And then there is Blister. A little boy who is giving her a little sparkle of hope just by being who he is. More over by looking closely at June without judging her. Without giving it a second thought about who she is. He is nice to her because she is a person. And that is reason enough for him.

„It’s impossible to be so mean to someone and not feel bad somewhere. Deep down, right inside them, I bet they wish they didn’t do it.“
„Even Ryan?“
„Even Ryan.“
„And Cherry?“
„Yes. And Lauren. And they better watch out, because karma will be waiting for them.“
„Who’s Karma?“
„My mom told me about it.“ Blister sits up and crosses his legs. The anger has left him and his face looks serious. „She says that the bad things you do will always come back to you. Even if it’s years in the future. That’s why you’ve got to be nice.“
– Blister & June | Paper Butterflies | Lisa Heathfield | page 57

The story is taking a course I wasn’t prepared for. The twist was hitting me so hard that for a moment I couldn’t continue reading. I didn’t want to. I couldn’t. It was to much to bear. For a good part of the book I thought: It is going to be good. There will come the better times. The good ones. And just as I thought: June is going to be happy! Lisa Heathfield just showed us her best performance in letting us suffer a little bit more. I honestly for one moment didn’t want to know the ending. After I put myself back together a little bit I, of course, kept on reading and didn’t look up until I finished.

„Life’s unfair at times“, Mickey says, her words scraping the air. „But you mustn’t let the bad weigh your life down. Try to fill the other side of the scales with good things.“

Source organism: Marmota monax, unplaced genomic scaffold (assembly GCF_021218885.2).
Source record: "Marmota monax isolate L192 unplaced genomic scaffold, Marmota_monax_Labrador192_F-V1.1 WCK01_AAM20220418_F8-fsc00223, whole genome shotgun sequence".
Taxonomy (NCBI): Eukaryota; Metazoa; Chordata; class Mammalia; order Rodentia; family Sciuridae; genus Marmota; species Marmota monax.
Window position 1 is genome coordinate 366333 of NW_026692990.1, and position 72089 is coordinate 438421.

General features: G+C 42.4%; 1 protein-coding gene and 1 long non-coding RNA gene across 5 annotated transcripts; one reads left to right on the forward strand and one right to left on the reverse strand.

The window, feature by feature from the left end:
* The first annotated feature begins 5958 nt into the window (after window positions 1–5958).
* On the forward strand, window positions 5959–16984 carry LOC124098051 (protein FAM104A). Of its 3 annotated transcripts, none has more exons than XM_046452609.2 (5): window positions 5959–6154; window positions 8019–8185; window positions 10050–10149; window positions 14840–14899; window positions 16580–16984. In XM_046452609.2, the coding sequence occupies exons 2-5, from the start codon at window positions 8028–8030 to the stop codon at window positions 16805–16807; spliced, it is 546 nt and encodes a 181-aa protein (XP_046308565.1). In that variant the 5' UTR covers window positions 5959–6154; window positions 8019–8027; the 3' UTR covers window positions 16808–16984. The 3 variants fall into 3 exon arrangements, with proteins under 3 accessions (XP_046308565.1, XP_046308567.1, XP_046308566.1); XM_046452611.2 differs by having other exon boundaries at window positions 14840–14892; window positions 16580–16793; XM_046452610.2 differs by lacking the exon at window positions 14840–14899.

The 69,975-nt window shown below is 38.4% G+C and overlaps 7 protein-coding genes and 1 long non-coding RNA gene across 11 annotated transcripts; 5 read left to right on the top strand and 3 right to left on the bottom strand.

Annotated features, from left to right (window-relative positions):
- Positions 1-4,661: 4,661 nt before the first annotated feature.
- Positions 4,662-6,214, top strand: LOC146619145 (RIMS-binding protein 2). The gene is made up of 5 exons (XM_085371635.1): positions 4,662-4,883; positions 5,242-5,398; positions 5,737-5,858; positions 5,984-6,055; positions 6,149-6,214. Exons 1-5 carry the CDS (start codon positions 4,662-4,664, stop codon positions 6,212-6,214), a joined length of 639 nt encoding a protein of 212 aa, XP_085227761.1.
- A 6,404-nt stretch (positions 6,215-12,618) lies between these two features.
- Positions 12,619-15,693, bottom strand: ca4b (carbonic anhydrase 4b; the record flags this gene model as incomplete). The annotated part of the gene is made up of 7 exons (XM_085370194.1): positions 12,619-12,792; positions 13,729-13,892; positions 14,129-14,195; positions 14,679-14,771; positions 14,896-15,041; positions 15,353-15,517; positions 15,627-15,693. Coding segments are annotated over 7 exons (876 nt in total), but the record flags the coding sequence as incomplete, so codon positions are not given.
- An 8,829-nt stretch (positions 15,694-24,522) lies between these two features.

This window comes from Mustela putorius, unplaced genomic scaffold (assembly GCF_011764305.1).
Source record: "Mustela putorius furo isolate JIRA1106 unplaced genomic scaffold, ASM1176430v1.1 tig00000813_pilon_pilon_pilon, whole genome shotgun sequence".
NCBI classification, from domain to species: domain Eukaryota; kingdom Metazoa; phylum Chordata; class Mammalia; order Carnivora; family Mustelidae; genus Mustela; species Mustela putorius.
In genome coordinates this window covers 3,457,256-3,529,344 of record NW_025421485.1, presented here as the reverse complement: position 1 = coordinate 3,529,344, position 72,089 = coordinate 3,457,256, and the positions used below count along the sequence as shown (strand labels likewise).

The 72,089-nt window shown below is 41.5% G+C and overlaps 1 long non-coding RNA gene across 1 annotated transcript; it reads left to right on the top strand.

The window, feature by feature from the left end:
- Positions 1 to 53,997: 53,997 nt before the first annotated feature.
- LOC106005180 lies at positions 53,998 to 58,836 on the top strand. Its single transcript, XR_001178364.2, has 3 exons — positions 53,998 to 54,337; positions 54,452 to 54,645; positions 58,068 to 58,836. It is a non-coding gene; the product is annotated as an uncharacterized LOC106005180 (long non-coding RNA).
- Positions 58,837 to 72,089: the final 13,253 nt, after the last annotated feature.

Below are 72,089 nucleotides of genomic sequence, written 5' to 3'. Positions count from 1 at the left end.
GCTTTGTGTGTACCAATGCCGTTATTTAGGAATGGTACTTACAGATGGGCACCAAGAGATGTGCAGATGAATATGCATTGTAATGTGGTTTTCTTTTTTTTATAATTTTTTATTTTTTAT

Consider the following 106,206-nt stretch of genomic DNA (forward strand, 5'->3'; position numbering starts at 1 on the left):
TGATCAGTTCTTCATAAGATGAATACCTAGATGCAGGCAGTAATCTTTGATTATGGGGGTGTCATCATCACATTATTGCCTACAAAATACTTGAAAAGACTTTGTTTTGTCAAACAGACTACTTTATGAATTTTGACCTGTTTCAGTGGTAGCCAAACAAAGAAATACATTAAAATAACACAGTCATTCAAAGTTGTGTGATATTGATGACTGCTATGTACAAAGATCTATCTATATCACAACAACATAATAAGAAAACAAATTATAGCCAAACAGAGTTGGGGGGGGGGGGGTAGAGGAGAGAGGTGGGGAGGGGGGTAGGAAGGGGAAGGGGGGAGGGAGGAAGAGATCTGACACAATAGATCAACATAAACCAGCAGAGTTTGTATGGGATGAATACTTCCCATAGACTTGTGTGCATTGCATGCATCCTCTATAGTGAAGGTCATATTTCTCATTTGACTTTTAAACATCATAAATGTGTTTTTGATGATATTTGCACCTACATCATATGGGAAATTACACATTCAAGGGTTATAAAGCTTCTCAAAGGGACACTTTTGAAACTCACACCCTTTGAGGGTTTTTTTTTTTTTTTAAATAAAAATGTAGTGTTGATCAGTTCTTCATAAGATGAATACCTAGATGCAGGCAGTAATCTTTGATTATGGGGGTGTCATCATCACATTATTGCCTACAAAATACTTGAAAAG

– Mickey | Paper Butterflies | Lisa Heathfield | page 127

Although I kept thinking a lot about the ending I am still not sure how to feel about it. At first I have been surprised. Then relieve hit me. Relieve of finally getting to the end and never have to see all this pain again. Though I loved the entire book, especially the bold message behind it, one negative point would be the end. It still doesn’t feel as though it fits right.


Paper Butterflies is a book that you just can’t read in-between. It will be one of the most moving stories you have ever read about. Lisa Heathfield is pointing at truths no one likes to see. She is forcing the reader to look very closely to see the naked truth about life.  She isn’t only showing the cruelty of it but also a way to handle it. Paper Butterflies is a book I want to recommend to every living person. It is one of the most important books I’ve ever read.



7 Kommentare zu „Review: Paper Butterflies

  1. Liebe Buchnachbarin,
    ich habe die Rezension jetzt nur überflogen, wie du weißt lese ich das Buch aktuell und bin auch sehr angetan. Die Thematik ist wirklich krass, ich bin gespannt wo das Ganze noch hinführen wird.
    Danke fürs Erwähnen ganz oben <3
    Und du schreibst wahnsinnig gut!!! Du verfügst über einen immensen englischen Wortschatz und kannst wirklich schön formulieren. Das wollte ich noch loswerden. :)
    Du motivierst mich dazu, wieder mehr auf englisch zu lesen.

    Liebe! <3

    Gefällt 1 Person

    1. Liebe Buchnachbarin,
      awwww DANKESCHÖN! Das freut mich, dass du das schreibst :) Dabei mache ich das meiste nur aus dem Bauch heraus und habe schon schlimm Angst, sobald hier ein Fachmensch um die Ecke kommt und erstmal den Text auseinandernimmt :D

      Hach, ich bin supergespannt wie es dir gefallen wird hoffe, gerade weil es noch so frisch bei mir ist, dass du bald durch bist :) Ich LIEBE unsere Gespräche danach.

      Ja, tatsächlich hilft es sehr, auf Englisch zu lesen. Allerdings ist es auch machmal sehr mühsam, vor allem, wenn man einfach nur abschalten will. Aber so bleibt man irgendwie im „Training“ :) Und manche Dinge klingen auch einfach beknackt im Deutschen – NACHTHOF EY –

      SUPERLIEBE! <3

      Gefällt 1 Person

      1. Aaaach. Richtig toll <3

        Ich bin ca. bei der Hälfte, irgendwie bin ich aktuell eine Schnecke was das Lesen betrifft. Und viele freie Tage sind ja leider aktuell auch nicht in Sicht. Aaaber ich bin zuversichtlich und schreibe dir dann auf jeden Fall, ich liebe den Austausch auch sehr. <3 Das Reflektieren ist immer echt angenehm und hilfreich, vor allem bei SOLCHEN Geschichten.

        Das stimmt. Wobei ich CoHo auch zum Abschalten angenehm fand, auch wenn das Thema das so gar nicht geboten hat. Aber der Schreibstil ist angenehm und einfach zu verstehen, nicht so wie bei Fantasybüchern auf Englisch.
        Nachthof.. hör mir auf.

        Superliebe! <3